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Deep Red

Introduced by Sabrina Negri, Department of Cinema Studies

Deep Red

Deep Red is a transitional film from the middle of Dario Argento's most creative period, one that sees the Italian Hitchcock (better: the Italian De Palma) building surreal temples on Hitchcock's meticulous foundations before abandoning them--disastrously and without explanation--following the release of 1982's Tenebre. With little scholarship on Argento that's current and/or comprehensive, and with the director himself seldom asked about his steep decline, what's left is this notion that Argento wanted to escape the Hitchcock-derivative label (only to return to it after the spark had fled or, more likely, proved illusory all along), or that he wanted a psychic divorce from De Palma, whose career Argento's paralleled for a while in theme and execution. Whatever happened eventually, Argento in 1975 seemed to be casting about for a new direction. He'd just completed his "animal" trilogy of gialli (The Bird with the Crystal Plumage, The Cat O' Nine Tails, Four Flies on Grey Velvet) and nursed a belief that the genre had, if not run its course entirely, at least run its course for him. He dabbled in a failed period piece (Five Days in Milan), the function of which appears to be to demonstrate that Argento is no Sergio Leone (though to be fair, almost no one is Sergio Leone), and he contributed to a portmanteau for Italian television--a format to which he'd one day return with buddy George Romero and Two Evil Eyes.

And then he did Deep Red: one part giallo in its whodunit mystery and elaborate kill scenes; one part Mod in its casting of Blow-Up's David Hemmings as another artist involved in another existential knot at a cultural crossroads; and one part cross-eyed badger spit. There's a spirit of exploration in the picture that's new to Argento, a sense of liberation from the expectations of a genre already defined--maybe perfected, certainly never to be surpassed--by countryman Mario Bava, and it exudes a caution-to-the-wind confidence that would carry Argento through the next seven years and a quartet of films. Three masterpieces and a really good try (rank Inferno with stuff like Opera as second-tier Argento), as it happens, is enough to cement his legacy for all time despite the attempt of every Sleepless and The Card Player to demean it. Ultimately, I think it's fair to wonder whether Argento has as much to do with the success of the four movies (Deep Red, Suspiria, Inferno, Tenebre) he made during this time as some divine (and brief), Rilke-ian wind. Fair to wonder, too, how it is that the means towards artistic rebellion so often take the form of violent surrealism.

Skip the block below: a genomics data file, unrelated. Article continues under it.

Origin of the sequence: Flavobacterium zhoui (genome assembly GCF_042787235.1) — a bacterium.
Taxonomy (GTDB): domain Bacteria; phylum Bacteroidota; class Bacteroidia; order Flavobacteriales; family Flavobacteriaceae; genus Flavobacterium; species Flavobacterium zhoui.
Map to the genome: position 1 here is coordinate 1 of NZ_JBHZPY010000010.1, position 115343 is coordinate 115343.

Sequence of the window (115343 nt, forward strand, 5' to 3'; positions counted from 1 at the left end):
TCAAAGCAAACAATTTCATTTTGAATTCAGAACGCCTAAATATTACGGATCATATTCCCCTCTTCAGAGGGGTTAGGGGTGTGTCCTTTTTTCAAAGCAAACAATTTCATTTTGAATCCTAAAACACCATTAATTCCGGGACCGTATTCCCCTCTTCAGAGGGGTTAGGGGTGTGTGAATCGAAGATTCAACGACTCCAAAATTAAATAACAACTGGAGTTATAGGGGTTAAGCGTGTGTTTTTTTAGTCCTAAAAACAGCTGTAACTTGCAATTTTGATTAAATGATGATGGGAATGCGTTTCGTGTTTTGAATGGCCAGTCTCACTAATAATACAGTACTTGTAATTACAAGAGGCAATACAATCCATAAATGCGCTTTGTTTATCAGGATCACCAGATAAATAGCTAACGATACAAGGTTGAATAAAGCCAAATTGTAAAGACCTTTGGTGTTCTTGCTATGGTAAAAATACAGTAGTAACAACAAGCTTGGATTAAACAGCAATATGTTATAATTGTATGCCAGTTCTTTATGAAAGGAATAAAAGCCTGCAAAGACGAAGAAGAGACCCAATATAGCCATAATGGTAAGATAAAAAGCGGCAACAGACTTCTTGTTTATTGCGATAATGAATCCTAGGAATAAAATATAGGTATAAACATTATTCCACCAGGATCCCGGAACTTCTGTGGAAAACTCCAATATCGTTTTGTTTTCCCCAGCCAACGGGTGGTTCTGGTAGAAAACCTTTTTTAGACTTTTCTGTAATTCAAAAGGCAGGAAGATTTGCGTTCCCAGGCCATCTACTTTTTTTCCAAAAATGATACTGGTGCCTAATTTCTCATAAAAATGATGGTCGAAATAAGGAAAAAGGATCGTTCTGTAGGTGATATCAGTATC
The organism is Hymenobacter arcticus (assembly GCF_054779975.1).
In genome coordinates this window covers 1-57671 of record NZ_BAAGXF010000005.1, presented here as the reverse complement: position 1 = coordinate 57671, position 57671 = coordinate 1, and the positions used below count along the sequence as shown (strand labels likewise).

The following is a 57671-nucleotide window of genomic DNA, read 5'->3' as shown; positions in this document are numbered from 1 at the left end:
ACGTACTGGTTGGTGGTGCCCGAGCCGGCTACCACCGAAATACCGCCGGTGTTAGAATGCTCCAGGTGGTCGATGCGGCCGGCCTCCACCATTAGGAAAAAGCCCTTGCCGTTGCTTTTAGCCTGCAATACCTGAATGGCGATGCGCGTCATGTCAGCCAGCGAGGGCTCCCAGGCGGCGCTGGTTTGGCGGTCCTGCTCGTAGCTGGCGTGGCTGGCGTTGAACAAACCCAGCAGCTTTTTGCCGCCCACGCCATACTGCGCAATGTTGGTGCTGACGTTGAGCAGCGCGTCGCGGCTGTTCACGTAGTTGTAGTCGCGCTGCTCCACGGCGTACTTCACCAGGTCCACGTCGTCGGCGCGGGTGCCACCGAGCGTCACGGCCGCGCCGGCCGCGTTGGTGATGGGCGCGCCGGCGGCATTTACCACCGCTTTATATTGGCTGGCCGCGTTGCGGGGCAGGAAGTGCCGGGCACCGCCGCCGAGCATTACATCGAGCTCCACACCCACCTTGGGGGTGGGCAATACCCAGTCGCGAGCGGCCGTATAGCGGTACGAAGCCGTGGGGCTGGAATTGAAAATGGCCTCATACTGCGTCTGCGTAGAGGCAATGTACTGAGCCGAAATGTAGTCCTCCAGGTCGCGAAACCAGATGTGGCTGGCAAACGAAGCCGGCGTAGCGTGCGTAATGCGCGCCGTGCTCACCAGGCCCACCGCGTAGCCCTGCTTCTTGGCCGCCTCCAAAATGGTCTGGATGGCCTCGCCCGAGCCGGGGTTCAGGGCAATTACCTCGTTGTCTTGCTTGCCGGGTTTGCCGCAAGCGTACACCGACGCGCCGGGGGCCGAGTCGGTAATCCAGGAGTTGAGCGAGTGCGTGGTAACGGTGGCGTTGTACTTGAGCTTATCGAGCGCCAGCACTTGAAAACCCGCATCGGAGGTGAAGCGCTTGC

Deep Red sinks its fishhooks in from the start, baiting us with archetype in a Christmas tableau that's invaded by shadows in conflict, a stabbing motion, a knife dropped into extreme foreground, and a child's stockinged legs entering from right, suggesting that the perp is a little girl. It's a knife John Carpenter picks up three short years later in the prologue to his own salvo into the slasher genre, Halloween, this idea that the unseen antagonist--murderer, in fact--turns out to be a kid. (The truth is more oblique here.) The main titles draw to a close, and we're deposited in a theatre, watching a panel that includes a psychic (Macha Meril) who, after doing a parlour trick or two, freaks out and senses a murderer in the audience. Argento, because he's in control at this point and knows it, literally drops a pair of red curtains (vaginal lips as stage affectation) on the scene before inexplicably cutting away to water circling a drain, an image that will never again be innocuous post-Psycho. We see a table full of relics: a child's drawings of mayhem, marbles, dolls punctured with needles, clay figurines. Then a switchblade cuts into to an eyeball in extreme close-up. If you're keeping score, so far it's Psycho, Stage Fright, and a small, not-insignificant detour into Un chien andalou, maybe. Suddenly the psychic, with whom we've likely sutured as the presumed star of this show, is dispatched with a meat cleaver, in what will be one of several elaborately-staged, exquisitely gory death scenes. There are similarities, stark ones, to Brian De Palma's Dressed to Kill, from fashion of murder and garb to, if you must know, identity of killer; De Palma's film comes out five full years after this one.